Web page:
> >That means that even though ilovecookies seems to have a pretty big number attached to it, an alphanumeric/symbol password of that same 11 character length would have 177,147 TIMES the 3.67034449 Ã 10^15 provided by the eleven digit password ilovecookies. "Making it take longer" is the whole point of creating a unique password. A fully random password as described would not make it take just a little longer to crack the fully random password, it would take a Loooot longer. Even if they had an unrealistically super fast setup that could crack ilovecookies in an hour, it would take them (177 147 / 24) / 365.25 = 20.2084189 years to crack the alphanumeric.
            > >
            > >If it is something important to be password protected, I would rather it take them 20 years rather than an hour.
            > >
            > >As a final thought about beefing up your password, Consider this; ilovecookies or any password with all lowercase letters can be improved significantly by adding a single capitol letter. Just change it to ilovEcookies and your password is almost three times more secure by adding 7.05835481 Ã 10^15 more unique combinations for a total of 1.07286993 Ã 10^16 possible combinations.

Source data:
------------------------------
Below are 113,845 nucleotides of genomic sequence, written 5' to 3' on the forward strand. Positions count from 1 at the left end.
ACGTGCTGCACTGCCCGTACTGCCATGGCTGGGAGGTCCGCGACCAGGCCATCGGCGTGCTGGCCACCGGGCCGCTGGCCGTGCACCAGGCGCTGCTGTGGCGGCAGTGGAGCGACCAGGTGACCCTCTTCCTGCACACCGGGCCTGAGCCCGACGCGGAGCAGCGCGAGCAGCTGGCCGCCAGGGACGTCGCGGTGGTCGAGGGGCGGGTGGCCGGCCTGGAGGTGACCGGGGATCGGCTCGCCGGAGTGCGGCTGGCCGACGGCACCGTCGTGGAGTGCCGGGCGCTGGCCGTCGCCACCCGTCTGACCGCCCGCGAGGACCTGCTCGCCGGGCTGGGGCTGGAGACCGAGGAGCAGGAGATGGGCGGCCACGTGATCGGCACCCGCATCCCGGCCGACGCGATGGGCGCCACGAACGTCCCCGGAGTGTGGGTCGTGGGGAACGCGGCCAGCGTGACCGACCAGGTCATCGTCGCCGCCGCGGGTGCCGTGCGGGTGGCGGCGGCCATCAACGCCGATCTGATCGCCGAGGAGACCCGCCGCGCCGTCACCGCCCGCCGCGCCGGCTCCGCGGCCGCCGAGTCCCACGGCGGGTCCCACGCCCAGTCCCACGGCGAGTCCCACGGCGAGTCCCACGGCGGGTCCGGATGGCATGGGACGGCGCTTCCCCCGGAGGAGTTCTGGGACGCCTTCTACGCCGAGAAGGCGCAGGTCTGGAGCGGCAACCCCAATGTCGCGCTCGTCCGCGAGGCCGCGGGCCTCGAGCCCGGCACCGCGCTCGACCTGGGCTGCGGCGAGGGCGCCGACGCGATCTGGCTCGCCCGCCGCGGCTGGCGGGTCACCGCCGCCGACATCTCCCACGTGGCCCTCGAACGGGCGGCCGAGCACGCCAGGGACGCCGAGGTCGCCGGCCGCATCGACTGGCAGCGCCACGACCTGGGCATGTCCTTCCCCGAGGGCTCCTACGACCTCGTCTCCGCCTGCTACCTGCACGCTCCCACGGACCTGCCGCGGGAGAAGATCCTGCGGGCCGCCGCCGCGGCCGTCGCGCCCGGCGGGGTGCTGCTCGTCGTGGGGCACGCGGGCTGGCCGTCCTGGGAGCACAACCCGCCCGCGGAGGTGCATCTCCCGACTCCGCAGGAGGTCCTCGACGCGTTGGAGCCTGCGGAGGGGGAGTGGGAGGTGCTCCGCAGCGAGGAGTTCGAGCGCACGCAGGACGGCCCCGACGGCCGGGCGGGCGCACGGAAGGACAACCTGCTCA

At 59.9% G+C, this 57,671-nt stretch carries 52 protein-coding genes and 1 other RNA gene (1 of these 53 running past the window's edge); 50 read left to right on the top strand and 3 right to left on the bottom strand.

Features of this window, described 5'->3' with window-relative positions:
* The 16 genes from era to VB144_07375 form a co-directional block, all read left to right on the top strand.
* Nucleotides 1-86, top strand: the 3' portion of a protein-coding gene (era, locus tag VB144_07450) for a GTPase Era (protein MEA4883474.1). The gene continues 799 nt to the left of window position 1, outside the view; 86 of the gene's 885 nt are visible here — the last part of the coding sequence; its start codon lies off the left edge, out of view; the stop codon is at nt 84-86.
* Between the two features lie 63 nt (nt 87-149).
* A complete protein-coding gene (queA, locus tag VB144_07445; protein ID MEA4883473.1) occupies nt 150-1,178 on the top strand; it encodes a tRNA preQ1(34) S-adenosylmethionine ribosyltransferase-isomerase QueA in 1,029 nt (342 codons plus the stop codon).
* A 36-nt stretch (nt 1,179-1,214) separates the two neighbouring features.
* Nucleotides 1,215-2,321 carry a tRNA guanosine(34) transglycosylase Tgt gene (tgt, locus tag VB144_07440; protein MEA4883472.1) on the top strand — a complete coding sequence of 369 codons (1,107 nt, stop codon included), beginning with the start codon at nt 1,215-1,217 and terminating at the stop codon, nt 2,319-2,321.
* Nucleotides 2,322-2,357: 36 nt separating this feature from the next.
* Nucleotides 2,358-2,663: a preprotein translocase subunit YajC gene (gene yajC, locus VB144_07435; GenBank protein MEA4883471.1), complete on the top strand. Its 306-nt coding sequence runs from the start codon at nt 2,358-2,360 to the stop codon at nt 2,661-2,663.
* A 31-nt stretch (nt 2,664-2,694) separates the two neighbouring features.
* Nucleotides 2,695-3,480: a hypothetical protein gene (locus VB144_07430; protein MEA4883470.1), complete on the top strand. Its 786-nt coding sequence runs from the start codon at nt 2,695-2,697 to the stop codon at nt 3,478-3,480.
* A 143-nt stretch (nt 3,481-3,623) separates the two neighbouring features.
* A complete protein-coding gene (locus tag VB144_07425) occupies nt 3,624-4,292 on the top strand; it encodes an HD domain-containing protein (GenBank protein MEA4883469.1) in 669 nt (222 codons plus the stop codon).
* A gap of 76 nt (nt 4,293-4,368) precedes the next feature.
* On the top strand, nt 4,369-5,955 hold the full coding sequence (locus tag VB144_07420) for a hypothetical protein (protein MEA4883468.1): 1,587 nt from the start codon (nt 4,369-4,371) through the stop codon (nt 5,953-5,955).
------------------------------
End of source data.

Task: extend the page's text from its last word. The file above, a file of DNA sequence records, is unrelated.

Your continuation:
> >
            > >
            > >
            > >
            > >
            >





          • Hospodkas3
            Very good point, Pat! There are many talented folks that make a living in that sport/industry. John H. in Omaha ________________________________ From:pat riepl
            Message 5 of 24 , Feb 27, 2012
            View Source
            • 0 Attachment
              Very good point, Pat! There are many talented folks that make a living in that sport/industry.

              John H. in Omaha



              From: pat riepl <rieplrocket@...>
              To: "xr3car@yahoogroups.com" <xr3car@yahoogroups.com>
              Sent: Sunday, February 26, 2012 10:32 AM
              Subject: Re: [xr3car] Re: Off Topic

               
              electric cars in a nascar race would definitly help in battery and electric motor developement. 
               

              From: Bob Scoville <scovilleb@...>